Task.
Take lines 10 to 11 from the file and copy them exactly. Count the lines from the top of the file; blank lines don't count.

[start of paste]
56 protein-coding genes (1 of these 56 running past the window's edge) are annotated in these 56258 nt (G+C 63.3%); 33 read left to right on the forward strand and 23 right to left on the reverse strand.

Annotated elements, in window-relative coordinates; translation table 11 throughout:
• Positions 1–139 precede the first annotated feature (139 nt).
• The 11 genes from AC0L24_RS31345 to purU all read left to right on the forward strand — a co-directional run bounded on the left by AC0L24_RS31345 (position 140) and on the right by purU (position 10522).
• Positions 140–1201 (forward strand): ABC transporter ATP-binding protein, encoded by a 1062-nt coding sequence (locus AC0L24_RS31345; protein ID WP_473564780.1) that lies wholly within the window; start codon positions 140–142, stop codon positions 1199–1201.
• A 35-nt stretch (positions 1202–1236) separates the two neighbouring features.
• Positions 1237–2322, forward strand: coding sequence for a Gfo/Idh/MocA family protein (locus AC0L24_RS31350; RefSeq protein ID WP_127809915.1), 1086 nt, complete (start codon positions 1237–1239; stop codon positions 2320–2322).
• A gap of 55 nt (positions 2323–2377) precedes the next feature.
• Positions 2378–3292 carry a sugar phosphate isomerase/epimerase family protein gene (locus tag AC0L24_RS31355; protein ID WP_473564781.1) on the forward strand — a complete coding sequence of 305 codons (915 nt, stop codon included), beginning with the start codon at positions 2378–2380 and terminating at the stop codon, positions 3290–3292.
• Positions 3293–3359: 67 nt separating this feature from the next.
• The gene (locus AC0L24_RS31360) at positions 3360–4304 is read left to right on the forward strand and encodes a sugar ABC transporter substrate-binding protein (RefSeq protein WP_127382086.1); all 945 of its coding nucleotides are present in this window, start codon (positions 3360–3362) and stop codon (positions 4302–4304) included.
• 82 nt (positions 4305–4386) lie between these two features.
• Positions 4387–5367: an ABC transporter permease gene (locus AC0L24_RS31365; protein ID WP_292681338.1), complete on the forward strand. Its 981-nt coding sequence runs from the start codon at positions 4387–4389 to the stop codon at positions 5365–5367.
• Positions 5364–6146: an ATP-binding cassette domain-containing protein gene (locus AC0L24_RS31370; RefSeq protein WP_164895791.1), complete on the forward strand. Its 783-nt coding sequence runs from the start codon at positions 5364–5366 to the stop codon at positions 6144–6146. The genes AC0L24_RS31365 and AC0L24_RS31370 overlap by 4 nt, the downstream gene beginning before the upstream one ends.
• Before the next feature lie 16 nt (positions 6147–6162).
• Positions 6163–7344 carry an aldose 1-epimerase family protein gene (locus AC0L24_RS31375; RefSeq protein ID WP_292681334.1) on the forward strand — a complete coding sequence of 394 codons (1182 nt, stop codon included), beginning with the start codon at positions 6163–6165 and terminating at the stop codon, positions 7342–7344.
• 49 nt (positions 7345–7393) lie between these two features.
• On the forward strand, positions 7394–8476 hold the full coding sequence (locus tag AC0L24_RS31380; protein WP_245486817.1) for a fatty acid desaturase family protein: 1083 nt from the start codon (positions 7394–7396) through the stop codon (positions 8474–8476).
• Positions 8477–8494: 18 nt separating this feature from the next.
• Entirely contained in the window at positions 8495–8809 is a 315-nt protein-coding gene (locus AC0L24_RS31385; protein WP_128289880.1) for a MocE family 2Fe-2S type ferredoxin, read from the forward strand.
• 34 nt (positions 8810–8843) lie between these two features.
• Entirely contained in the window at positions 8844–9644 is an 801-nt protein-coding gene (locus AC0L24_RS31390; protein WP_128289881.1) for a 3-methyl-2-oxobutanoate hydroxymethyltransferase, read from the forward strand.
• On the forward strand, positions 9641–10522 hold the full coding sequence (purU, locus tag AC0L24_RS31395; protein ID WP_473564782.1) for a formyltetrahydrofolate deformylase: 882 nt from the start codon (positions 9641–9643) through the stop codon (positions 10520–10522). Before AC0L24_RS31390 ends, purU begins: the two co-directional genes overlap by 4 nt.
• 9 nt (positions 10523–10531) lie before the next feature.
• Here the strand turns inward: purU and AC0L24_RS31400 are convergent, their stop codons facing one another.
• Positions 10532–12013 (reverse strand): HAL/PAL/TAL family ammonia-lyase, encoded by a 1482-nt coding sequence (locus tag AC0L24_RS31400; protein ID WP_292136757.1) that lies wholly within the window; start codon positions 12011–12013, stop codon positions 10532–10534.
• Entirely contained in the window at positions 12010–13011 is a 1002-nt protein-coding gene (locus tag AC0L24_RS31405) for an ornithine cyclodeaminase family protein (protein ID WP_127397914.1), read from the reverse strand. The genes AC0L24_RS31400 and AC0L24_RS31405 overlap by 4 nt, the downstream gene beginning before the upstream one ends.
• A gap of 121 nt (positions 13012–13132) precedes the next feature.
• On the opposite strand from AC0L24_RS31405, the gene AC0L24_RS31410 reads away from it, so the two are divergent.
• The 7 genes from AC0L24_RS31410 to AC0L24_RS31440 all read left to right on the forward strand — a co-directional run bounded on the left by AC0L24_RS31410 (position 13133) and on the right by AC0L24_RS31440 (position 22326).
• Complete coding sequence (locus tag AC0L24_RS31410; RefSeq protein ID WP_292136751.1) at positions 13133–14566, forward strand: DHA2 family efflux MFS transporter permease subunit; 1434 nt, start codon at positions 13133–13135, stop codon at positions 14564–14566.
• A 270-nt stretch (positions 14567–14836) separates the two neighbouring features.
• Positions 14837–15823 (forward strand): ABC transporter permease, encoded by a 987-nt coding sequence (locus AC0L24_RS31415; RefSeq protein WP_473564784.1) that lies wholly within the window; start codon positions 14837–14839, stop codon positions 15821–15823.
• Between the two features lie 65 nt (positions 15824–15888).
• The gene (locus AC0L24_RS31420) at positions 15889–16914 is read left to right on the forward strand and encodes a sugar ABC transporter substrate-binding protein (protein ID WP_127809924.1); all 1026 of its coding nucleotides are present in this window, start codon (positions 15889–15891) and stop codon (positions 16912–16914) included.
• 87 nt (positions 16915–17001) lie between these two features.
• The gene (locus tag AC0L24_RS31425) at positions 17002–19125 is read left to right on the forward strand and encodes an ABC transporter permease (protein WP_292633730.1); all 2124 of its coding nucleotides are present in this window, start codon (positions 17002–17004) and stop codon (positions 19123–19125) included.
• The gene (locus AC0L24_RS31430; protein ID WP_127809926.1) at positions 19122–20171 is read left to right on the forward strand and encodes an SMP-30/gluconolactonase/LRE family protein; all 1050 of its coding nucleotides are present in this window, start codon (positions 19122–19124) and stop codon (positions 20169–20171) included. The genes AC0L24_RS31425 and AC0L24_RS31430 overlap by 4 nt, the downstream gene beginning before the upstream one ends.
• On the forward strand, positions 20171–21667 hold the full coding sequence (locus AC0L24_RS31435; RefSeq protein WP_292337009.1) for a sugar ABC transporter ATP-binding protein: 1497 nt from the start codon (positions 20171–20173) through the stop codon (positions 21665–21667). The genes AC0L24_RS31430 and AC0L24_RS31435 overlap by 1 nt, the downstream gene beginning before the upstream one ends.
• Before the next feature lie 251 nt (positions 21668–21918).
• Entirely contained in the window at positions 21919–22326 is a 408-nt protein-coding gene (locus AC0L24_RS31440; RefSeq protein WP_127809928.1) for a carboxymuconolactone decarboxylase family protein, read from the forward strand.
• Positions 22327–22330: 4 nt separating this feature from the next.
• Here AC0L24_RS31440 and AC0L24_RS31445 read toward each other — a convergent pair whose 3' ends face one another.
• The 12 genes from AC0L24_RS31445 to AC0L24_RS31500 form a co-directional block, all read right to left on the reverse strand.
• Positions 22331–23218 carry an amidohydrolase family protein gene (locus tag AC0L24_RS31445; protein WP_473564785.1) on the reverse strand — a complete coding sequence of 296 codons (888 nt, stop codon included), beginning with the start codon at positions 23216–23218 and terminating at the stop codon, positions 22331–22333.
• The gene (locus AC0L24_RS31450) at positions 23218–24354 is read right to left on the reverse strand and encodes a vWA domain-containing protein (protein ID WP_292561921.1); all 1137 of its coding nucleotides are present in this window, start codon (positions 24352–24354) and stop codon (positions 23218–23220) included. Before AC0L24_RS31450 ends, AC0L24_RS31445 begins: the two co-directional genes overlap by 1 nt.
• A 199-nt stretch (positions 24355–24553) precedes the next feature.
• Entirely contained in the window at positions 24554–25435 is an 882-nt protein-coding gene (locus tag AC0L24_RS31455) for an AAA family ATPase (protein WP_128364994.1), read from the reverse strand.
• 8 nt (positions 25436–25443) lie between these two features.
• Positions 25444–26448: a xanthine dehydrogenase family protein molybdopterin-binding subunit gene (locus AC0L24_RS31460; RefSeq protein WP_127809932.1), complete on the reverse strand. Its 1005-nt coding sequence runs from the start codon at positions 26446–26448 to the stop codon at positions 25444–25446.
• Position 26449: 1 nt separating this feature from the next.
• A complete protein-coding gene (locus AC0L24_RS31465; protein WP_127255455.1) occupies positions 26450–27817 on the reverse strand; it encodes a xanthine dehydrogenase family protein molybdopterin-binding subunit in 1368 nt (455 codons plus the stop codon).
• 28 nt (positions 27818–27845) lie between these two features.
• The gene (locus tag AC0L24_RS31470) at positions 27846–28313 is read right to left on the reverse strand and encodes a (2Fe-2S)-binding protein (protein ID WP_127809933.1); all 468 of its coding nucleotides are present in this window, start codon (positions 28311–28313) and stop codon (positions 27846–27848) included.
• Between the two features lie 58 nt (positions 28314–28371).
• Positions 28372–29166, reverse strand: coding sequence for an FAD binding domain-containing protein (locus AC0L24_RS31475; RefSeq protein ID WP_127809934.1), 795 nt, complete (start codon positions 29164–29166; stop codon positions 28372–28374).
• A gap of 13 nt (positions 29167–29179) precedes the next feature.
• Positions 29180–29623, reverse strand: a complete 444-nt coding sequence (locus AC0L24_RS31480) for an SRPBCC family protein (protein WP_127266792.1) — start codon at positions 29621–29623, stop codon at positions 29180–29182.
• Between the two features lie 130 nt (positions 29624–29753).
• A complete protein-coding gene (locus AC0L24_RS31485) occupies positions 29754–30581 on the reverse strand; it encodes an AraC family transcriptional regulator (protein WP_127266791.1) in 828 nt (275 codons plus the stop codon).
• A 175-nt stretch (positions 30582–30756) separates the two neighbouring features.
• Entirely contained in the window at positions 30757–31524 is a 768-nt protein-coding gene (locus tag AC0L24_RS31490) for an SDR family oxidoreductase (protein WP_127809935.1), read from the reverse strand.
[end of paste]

• Positions 3293–3359: 67 nt separating this feature from the next.
• The gene (locus AC0L24_RS31360) at positions 3360–4304 is read left to right on the forward strand and encodes a sugar ABC transporter substrate-binding protein (RefSeq protein WP_127382086.1); all 945 of its coding nucleotides are present in this window, start codon (positions 3360–3362) and stop codon (positions 4302–4304) included.